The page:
“There is a heightened interest [regarding anti-Semitism], obviously influenced by the recent events in Paris and Copenhagen and so on,” Ioannis Dimitrakopoulos, the head of the FRA’s Equality and Citizens’ Rights Department, told the Post, referring to a number of recent terrorist attacks against Jews by Muslim extremists.
Research by the FRA indicates that “there is a problem which we haven’t resolved yet [and] we have to do more about it,” he said.
Asked if he thought that there was any problem with juxtaposing anti-Semitism and Islamophobia in the context of the conference, Dimitrakopoulos replied negatively.
“I don’t think so, because first of all tackling anti-Semitism is part of a wider effort to tackle prejudice and intolerance, and somebody who suffers from a hate crime and hate speech can be Jewish, can be Muslim, can be lesbian or gay, can be Roma, can be a member of minorities that live within societies in Europe,” he said.
“I think that the approach to single out each one and see how we can tackle each one has not worked out, and it’s very important to see how we can build up a common approach to this,” he said, adding that “it is very important also to note the Jewish communities are largely behind this effort.”
“Nobody is denying that there are problems between the groups [Muslims and Jews] but one needs to look at it also from a common perspective,” Dimitrakopoulos asserted.
Not everyone in the Jewish community was fully opposed to the way in which the colloquium is to be organized.
“The Jewish people do not have a monopoly on persecution,” remarked Rabbi Marc Schneier, president of the Foundation for Ethnic Understanding, which sponsors Jewish- Muslim interfaith events on the continent.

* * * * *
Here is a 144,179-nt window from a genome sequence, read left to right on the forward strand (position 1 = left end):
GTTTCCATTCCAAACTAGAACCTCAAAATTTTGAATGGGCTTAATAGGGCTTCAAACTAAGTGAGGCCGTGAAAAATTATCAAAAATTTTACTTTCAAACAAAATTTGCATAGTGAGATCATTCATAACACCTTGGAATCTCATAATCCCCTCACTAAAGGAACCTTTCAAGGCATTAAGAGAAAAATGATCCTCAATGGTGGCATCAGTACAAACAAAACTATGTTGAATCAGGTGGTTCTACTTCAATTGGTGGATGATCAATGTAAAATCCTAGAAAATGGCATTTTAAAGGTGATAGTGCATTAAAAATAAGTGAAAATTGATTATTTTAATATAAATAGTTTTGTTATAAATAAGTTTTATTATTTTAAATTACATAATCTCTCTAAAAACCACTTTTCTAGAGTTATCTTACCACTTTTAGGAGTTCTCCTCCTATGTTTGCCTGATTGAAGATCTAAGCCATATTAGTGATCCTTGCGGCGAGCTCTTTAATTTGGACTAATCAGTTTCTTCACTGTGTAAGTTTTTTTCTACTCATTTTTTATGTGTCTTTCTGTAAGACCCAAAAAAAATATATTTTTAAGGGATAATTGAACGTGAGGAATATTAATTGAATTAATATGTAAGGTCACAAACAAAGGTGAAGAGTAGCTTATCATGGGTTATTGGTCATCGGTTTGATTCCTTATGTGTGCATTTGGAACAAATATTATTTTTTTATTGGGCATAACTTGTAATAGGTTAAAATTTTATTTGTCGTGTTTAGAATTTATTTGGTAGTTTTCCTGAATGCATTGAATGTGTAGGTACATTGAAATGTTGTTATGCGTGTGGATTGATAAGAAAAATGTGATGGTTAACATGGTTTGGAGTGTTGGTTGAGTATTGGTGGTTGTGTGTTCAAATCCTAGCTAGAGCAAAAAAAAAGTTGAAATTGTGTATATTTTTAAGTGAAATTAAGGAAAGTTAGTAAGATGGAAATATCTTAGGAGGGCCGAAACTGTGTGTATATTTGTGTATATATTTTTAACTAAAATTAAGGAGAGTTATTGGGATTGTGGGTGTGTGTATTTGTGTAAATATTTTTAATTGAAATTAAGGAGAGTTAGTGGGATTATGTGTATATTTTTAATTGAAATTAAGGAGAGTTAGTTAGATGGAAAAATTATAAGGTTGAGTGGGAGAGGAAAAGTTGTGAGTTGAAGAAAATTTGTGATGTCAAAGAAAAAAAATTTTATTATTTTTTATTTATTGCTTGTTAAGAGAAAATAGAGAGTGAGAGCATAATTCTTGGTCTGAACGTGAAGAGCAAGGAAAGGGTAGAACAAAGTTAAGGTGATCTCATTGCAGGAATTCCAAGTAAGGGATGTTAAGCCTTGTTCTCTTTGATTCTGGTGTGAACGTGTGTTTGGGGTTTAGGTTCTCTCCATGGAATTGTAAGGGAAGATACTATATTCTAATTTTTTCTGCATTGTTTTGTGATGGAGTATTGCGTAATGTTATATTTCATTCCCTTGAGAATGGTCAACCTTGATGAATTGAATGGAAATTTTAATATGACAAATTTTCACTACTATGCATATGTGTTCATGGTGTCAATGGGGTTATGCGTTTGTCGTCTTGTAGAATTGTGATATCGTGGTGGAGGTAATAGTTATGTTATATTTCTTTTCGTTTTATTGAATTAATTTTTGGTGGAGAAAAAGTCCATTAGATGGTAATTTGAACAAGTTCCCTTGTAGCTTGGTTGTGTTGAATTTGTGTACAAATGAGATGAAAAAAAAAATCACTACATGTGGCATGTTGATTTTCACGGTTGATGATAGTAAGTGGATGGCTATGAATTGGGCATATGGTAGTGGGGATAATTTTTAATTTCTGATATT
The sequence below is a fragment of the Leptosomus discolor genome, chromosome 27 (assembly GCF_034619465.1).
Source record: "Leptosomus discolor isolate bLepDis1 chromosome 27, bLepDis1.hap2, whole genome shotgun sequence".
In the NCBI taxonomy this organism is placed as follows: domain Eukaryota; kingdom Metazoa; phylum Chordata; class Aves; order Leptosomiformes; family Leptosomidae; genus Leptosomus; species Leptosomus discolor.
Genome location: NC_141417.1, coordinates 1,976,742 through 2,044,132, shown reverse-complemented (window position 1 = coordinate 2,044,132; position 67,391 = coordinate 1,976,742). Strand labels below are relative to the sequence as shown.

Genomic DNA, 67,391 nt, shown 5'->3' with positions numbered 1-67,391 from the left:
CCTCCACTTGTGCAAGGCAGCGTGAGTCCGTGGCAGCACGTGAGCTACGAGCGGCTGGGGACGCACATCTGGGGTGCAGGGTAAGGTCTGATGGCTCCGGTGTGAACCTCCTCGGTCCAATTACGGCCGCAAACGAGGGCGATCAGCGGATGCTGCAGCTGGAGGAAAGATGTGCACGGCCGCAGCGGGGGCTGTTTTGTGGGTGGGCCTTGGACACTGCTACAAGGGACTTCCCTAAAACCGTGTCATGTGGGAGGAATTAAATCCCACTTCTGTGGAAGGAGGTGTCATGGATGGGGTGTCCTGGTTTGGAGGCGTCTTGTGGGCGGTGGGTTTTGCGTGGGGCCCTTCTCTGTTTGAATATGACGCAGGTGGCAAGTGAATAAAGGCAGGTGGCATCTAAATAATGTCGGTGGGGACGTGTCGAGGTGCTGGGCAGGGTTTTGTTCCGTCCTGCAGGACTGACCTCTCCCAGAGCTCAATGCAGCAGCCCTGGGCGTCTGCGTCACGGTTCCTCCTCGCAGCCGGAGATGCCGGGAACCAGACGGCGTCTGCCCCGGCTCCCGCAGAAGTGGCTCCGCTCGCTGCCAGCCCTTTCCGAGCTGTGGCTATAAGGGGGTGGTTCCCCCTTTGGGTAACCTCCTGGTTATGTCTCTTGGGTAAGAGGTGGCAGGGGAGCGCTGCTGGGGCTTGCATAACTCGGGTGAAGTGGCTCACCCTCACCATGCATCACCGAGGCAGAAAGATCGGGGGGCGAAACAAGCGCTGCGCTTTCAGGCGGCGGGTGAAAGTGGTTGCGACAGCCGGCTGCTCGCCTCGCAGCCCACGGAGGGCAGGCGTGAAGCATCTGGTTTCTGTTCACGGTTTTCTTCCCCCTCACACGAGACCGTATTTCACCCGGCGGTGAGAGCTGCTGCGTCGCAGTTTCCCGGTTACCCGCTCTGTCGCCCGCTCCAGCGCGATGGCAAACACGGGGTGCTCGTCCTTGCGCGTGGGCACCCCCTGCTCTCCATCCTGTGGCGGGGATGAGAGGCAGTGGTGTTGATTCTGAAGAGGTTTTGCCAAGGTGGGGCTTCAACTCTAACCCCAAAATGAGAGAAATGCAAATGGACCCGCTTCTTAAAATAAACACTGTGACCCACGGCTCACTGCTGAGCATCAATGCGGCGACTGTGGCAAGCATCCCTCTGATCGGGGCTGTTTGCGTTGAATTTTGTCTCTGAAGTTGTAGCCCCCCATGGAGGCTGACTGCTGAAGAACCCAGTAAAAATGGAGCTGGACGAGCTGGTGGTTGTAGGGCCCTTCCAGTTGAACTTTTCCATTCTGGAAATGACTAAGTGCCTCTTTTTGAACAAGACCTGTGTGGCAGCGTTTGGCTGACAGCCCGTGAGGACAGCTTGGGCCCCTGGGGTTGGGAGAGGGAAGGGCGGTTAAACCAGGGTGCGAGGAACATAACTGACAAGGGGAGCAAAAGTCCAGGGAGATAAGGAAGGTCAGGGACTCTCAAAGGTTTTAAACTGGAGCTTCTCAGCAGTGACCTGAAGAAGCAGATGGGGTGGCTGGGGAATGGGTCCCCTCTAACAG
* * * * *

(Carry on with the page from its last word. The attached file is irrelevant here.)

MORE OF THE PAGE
“This is an opportunity for Jews and Muslims to recognize that we share both a common faith and a common fate.
Yet, the Fundamental Rights Commission of the EU must acknowledge that a contributing force to growing European anti-Semitism are elements of the Muslim community.”
Maurice Cohen, the chairman of the Jewish Representative Council of Ireland, was likewise rather sanguine about the conference.
“As Irish people, we are all too aware of how sectarian and religious intolerance has affected relations between Catholic and Protestant traditions in Ireland, and therefore we welcome any and all initiatives by the EU or anyone seeking to examine and highlight the futility and destructive nature of intolerance and xenophobia within societies,” he said.
“Time and perhaps the conclusions of the colloquium will tell how effective this initiative will have been and whether or not it was correct to examine both anti-Semitism together with anti-Muslim hatred,” he said.
“As a small Jewish community in Ireland, we have experienced differing degrees of intolerance over the years. It should be pointed out, however, that this has been very infrequent and not anything like that experienced by Jewish communities on the continent,” he added.
“We have excellent relations with the Muslim community here in Ireland and they have informed us that they too experience varying forms of prejudice and intolerance against their community,” he concluded.
The FRA had previously drawn Jewish ire after it removed a working definition of anti-Semitism from its website in 2013.